Posted by : Randy Cooper in (CDN)

Does Limelight have a cost advantage over Akamai ?

 

Summary

Limelight networks entered the CDN scene in 2006. Limelight’s claim to fame is that it has built a next generation CDN that can deliver Media CDN services at a lower cost due to its “newer” technology.  Despite it’s claims of “newer” technology Limelight network has been embattled in a nasty IP patent lawsuit against Akamai technologies.

Is Limelight’s newer technology really unique and does it give Limelight a cost advantage in the market ?

Analysis

Content Delivery Networks (CDN) having been having a tough time recently.

The leader in this space is clearly Akamai Technologies, however even this leader has been seeing its top line revenue remain stagnant at around $206M a QTR over the last year.
The stock which had a meteoric run up in valuation from it’s sub $1 in 2002 to lofty peaks in the $50+ range in 2007 only to languish in the mid $20’s over the last year.

Thanks to CNBC’s Kramer publicity, the stock was the smart and clever (Akamai = smart, clever, knowledgeable in Hawaiian) choice for the right investor during the 2003+ time frame.  The company has survived the “dotcom” blowup and a staggering blow of the loss of one of its well-respected founders in 9/11.  Its management team had beaten the odds and built a strong, fast growing company.

From 2003 to 2009 Akamai has grown its revenues 5X to an impressive $790M .  The majority of this coming from its Media and Entertainment division with the growth of music and video delivery on the net, however a downturn in  2009 CDN pricing has obviously put pressure on top line revenue growth in this sector.

The entry of Limelight networks onto the scene in 2006 seemed to be a thorn in the side of Akamai, who had until this point seen little serious competition in the media delivery space. Limelight’s claim to fame is that it has built a next generation CDN that can deliver Media CDN services at a lower cost due to its “newer” technology.  Despite it’s claims of “newer” technology Limelight network has been embattled in a nasty IP patent lawsuit against Akamai technologies.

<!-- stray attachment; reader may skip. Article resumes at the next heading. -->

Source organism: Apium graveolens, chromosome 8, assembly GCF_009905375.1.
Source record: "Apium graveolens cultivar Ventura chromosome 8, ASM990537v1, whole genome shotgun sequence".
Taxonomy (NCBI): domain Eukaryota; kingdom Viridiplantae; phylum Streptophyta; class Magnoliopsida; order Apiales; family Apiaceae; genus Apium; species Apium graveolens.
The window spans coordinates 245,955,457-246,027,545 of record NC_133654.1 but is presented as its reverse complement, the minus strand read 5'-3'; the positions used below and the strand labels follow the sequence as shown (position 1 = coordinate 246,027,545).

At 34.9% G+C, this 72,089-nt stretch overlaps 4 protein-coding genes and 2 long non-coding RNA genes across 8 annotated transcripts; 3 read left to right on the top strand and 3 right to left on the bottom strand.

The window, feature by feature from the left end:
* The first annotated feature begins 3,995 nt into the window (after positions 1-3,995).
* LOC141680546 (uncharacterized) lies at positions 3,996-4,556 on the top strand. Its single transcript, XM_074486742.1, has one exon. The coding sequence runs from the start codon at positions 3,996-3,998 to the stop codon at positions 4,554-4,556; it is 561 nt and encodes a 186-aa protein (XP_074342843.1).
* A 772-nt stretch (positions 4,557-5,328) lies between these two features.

Is Limelight’s newer technology really unique and does it give Limelight a cost advantage in the market ?

To answer this question we jumped into the time machine and set the clock back to March 2003 a year where Akamai reports its QTR’s numbers of $36M which is within range of Limelight recently reported $33M Q3 2009 number.

Click Here to see graph
What’ interesting here is that the numbers seem comparable, they certainly do not seem to demonstrate a “major” advantage for Limelight technology, but lets look at this a little closer. Wholesale bandwidth was almost 40X more expensive for Akamai in 2003 than Limelight’s costs today.

So where are the economic advantages to Limelight’s technology?

Limelight claims that its technology advantage is based upon three main premises.

1) Massively provisioned delivery centers

2) Direct connections to access networks

3) Global fibre-optic interconnect

The thought behind this is that there is an economic advantage to centrally locating servers at major peering points such as Equinix and exchanging traffic with major networks at these locations. By doing this it doesn’t need to locate 55,000 servers at the edge of the network as Akamai does.

However, what is sometimes overlooked is Akamai does this in addition to its thousands of servers embedded in networks across the world. Whilst figuring the amount of traffic "peered" by  network is an imprecise science it is possible to look at public peering information and get a least a representative picture of the scale of their public peering.

This chart represents public peering connections as reported on peeringdb.org.

What might surprise many viewers here is that Akamai on the surface actually has more peering than Limelight. Akamai has been a major player in the Internet for longer than Limelight, it has over time developed long standing relationships when it comes to peering and interconnections with major networks.

Lets roll the clock forward and take a look at Akamai’s last QTR where it reported $206M in revenue with $62M in cost of revenue.

It’s fairly clear that Akamai’s margin continues to improve in comparison to Limelight and has of course improved dramatically from its 2003 levels. However, what also seems clear is that Limelight’s cost advantage in this marketplace seems not to be as clear as you would first think.

It is of course unfair to represent  and assume that "peering" is the only economic variable when it comes to CDN efficiency and margin, there are many more, which we will be covering in later reports. Additionally the extent of private peering that Limelight and Akamai has in place is unknown, since it is by its nature "private".

This author consults with leading institutions through GLG

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Analyses are solely the work of the authors and have not been edited or endorsed by GLG.

Contributed by a Member of the GLG Technology, Media & Telecom Councils

Does Limelight have a cost advantage over Akamai ? – GLG News

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